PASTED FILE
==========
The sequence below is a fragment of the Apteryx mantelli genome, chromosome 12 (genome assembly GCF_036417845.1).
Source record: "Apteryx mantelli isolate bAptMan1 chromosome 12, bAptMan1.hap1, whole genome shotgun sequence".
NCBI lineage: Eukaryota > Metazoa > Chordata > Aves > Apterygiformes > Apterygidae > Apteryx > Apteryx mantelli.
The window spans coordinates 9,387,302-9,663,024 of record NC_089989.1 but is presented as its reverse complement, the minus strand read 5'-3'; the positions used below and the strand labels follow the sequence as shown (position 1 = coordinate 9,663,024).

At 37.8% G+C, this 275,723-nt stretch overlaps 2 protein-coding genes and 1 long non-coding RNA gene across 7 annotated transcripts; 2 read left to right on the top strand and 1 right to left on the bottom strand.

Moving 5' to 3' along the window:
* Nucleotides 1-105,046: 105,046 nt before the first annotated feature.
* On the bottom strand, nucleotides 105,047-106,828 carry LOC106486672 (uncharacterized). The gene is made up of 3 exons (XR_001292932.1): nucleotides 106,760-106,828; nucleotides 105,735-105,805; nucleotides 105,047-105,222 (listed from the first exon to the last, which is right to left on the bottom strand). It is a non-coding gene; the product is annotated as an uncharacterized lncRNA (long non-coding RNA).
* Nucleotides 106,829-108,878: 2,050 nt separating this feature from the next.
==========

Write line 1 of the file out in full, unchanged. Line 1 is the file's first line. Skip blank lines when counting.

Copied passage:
The sequence below is a fragment of the Apteryx mantelli genome, chromosome 12 (genome assembly GCF_036417845.1).